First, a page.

Common Law Tenancy And Rent Arrears

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    Common Law Tenancy And Rent Arrears

    Hi

    I have a common law tenancy agreement in place for an apartment.

    The tenant is now in arrears with her rent (over 2 months) and the agreement does not end till the 22nd of October 2010.

    If it was an AST i would have gone down the Sect 8 route and then applied for possession to the courts.

    However, as this type of agreement is not covered by the Housing Act, what is the procedure to evict the tenant?

    I also note that the last page of the agreement says:

    Forfeiture

    10. If at any time the Rent or any part of the Rent shall remain unpaid for 14 days after becoming payable (whether formally or legally demanded or not) or if any agreement or obligation on the Tenants part should not be performed or observed; or if the Premises shall without the consent of the Landlord be left vacant or unoccupied for more than 14 days; then the Landlord may re-enter upon the Premises and thereupon the Tenancy shall be determined but without prejudice to the right of action of the Landlord in respect of the breach of the Tenant's agreements and obligations contained therein.


    What does this mean?

    Thanks

    Wasim

    #2
    It means that you can take back possession but by doing so it does not prevent you from taking action to recover the missing rent.

    Your right to evict are as stated in the contract, however, your actions must not breach the "Protection from Eviction Act 1977"

    Comment


      #3
      Originally posted by Snorkerz View Post
      It means that you can take back possession but by doing so it does not prevent you from taking action to recover the missing rent.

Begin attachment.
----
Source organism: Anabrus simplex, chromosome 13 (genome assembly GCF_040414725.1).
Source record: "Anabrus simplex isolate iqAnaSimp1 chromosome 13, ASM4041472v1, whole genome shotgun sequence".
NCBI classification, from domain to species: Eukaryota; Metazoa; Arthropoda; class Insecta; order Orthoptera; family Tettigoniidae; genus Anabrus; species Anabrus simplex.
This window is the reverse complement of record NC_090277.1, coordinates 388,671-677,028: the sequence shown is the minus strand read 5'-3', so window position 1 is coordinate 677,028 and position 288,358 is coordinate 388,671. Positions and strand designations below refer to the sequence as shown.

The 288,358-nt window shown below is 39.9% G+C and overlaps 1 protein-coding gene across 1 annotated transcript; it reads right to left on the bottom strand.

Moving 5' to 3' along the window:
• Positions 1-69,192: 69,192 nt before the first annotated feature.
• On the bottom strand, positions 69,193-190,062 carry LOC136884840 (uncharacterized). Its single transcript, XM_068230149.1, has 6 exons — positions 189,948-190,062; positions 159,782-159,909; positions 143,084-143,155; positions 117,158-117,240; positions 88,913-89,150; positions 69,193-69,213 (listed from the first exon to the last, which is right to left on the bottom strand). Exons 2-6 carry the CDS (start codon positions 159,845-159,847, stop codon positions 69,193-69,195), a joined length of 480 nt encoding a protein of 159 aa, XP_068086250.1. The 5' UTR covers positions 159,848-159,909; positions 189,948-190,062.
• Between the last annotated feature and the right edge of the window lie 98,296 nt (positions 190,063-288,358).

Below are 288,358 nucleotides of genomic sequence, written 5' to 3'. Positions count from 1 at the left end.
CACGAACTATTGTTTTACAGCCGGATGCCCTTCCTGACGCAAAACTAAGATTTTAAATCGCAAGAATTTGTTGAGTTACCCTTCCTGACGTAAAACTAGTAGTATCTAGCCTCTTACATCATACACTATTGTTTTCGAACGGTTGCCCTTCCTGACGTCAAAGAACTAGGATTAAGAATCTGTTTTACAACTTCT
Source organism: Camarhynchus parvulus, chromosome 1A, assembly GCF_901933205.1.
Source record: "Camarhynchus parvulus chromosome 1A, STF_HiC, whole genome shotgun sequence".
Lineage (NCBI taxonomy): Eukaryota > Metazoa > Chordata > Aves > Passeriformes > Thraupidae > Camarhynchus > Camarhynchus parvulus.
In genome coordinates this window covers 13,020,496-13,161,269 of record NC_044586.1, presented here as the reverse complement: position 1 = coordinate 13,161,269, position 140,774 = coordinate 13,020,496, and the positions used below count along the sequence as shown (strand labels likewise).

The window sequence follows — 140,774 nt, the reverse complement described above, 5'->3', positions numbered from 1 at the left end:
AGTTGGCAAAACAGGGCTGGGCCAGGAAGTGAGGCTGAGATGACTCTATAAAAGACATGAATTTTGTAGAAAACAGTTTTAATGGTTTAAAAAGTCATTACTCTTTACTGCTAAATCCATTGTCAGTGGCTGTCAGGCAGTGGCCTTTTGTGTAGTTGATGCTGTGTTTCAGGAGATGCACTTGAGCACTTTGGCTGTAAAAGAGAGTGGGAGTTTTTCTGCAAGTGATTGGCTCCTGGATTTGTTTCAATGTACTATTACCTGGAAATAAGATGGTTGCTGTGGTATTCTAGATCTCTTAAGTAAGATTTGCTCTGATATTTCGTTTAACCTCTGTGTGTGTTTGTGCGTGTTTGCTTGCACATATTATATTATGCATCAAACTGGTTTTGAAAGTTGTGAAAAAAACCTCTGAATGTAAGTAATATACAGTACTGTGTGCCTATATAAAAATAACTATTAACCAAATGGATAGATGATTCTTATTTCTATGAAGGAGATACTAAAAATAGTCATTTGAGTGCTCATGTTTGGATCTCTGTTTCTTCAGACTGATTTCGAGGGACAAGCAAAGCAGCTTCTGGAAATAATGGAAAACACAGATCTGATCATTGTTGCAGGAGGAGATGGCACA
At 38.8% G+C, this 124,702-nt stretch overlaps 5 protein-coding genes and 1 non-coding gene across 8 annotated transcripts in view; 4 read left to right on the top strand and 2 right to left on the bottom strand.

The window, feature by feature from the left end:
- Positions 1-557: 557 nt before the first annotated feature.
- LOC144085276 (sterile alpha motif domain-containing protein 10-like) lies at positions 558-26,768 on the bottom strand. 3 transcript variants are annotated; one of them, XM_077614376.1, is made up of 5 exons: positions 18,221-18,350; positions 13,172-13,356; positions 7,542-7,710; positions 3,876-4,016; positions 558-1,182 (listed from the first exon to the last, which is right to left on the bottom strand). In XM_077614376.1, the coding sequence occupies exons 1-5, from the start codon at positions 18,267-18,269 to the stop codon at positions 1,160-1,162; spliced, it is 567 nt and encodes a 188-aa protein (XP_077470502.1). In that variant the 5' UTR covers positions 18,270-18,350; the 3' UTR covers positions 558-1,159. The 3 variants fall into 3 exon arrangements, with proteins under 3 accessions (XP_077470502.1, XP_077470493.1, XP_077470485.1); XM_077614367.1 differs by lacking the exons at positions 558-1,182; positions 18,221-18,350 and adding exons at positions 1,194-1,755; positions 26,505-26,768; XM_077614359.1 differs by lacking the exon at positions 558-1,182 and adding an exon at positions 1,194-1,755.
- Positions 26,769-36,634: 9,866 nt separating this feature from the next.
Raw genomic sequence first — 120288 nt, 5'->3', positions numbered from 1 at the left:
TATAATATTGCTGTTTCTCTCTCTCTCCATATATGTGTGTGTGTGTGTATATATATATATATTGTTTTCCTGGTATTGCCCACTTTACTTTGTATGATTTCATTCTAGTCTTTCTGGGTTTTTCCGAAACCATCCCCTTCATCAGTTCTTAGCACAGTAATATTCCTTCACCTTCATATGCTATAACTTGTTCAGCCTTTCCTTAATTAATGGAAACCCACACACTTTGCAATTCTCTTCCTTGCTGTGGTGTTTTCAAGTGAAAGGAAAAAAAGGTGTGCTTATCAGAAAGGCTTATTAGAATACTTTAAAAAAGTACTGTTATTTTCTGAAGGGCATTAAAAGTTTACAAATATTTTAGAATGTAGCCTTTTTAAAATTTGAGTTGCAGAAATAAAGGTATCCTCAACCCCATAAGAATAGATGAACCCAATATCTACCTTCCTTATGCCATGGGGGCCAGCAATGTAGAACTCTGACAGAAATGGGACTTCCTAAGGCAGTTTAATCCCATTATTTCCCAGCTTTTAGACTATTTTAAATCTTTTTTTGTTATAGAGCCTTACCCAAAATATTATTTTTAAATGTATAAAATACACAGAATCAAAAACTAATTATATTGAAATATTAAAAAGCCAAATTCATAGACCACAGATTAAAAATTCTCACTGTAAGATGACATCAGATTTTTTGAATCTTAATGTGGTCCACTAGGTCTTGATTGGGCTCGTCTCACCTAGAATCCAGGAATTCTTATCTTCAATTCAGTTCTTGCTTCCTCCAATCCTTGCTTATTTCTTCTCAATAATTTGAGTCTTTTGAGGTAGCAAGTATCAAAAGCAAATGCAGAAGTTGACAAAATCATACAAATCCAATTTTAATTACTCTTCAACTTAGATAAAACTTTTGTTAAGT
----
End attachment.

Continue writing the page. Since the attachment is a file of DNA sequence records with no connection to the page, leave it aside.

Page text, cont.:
Your right to evict are as stated in the contract, however, your actions must not breach the "Protection from Eviction Act 1977"
      I agree. Subject to the 1977 Act, and to relief against forfeiture, L can use the Letting Agreement's provisions literally.
      JEFFREY SHAW, solicitor [and Topic Expert], Nether Edge Law*
      1. Public advice is believed accurate, but I accept no legal responsibility except to direct-paying private clients.
      2. Telephone advice: see http://www.landlordzone.co.uk/forums/showthread.php?t=34638.
      3. For paid advice about conveyancing/leaseholds/L&T, contact me* and become a private client.
      4. *- Contact info: click on my name (blue-highlight link).

      Comment


        #4
        Just out of interest, how does a LL go about getting a court order for eviction udner a bare contractual tenancy?

        Are there any prescribed forms set out under the PfEA 1977?

        Comment


          #5
          Originally posted by dominic View Post
          Just out of interest, how does a LL go about getting a court order for eviction udner a bare contractual tenancy?

          What is the difference between a common law tenancy and a bare contractual tenancy?

          Comment


            #6
            Originally posted by Thyrsis View Post
            What is the difference between a common law tenancy and a bare contractual tenancy?
            In the vernacular, none.

            But I don't like the expression "common law tenancy", because all tenancies, be they ASTs, bare contractual, regulated, or SATs, are governed and construed in accordance with common law, to a greater or lesser extent.

            So I prefer the term "bare contractual tenancy", where, with the exception of certain statutory limitations such as the PfEA 1977, UCTA 1977 and the UTCCRs 1999 are construed and regulated solely on the basis of English contract law principles (i.e. it does what it says on the tin).

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